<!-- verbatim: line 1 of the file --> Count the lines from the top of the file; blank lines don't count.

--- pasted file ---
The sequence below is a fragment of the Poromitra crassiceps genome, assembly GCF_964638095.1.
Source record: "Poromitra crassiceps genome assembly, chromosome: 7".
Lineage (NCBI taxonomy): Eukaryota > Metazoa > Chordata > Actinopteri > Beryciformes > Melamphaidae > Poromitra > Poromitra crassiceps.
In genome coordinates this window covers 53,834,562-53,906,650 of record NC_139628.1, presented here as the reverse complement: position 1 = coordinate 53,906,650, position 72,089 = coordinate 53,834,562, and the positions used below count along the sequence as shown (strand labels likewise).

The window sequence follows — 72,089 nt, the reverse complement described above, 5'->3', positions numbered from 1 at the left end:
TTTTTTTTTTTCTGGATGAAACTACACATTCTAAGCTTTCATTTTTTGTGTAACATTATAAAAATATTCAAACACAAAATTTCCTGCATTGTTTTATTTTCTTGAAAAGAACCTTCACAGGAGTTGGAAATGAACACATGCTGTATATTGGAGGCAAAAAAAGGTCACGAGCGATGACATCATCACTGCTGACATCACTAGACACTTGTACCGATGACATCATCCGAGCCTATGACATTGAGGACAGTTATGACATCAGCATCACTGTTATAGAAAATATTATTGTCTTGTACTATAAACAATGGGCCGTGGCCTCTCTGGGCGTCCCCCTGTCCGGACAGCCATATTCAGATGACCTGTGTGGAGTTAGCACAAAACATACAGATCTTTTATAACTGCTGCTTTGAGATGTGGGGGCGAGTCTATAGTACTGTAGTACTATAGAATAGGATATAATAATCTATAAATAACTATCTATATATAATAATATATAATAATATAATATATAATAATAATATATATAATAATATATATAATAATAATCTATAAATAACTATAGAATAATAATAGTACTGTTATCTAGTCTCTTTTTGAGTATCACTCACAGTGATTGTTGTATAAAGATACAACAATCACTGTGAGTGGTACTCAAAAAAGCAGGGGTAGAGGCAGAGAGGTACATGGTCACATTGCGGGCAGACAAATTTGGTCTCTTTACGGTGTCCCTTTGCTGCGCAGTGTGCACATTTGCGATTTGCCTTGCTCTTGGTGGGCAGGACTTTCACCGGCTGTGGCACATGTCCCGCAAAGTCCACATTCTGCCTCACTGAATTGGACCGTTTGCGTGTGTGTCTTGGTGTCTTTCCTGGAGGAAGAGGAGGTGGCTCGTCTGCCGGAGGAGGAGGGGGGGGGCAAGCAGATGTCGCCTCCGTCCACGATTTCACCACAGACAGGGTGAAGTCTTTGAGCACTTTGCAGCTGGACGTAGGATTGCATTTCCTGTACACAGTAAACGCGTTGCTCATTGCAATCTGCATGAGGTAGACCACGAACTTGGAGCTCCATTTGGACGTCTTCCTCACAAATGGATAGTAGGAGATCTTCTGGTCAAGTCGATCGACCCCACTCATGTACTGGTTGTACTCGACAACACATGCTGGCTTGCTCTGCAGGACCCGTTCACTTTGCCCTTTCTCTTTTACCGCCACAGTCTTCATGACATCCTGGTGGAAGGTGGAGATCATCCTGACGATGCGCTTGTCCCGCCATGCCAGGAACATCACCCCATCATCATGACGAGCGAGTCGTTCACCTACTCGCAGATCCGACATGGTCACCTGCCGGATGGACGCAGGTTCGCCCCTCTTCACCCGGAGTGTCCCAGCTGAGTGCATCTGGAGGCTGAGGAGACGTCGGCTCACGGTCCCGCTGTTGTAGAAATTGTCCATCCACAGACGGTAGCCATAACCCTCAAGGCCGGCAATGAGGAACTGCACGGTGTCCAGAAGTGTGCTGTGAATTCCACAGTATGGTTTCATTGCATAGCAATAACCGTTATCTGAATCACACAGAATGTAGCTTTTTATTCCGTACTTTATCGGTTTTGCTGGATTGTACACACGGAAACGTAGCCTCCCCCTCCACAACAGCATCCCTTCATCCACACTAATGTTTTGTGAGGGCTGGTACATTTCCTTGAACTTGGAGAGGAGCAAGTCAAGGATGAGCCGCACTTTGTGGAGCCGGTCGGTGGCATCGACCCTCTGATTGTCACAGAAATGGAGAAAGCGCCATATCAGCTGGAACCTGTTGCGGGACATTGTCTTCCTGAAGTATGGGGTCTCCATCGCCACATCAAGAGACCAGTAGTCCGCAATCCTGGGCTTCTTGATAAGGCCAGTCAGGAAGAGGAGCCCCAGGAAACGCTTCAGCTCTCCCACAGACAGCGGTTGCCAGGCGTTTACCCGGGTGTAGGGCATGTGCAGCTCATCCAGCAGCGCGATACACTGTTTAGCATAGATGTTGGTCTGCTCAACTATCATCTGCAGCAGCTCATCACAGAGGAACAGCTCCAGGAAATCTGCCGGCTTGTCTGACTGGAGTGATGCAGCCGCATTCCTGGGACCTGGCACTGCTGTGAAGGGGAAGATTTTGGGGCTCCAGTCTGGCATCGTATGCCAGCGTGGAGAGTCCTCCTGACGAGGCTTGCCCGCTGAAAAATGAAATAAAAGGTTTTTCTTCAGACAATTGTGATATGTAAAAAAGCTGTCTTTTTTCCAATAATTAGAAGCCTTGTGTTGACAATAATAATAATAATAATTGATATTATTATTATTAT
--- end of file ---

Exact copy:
The sequence below is a fragment of the Poromitra crassiceps genome, assembly GCF_964638095.1.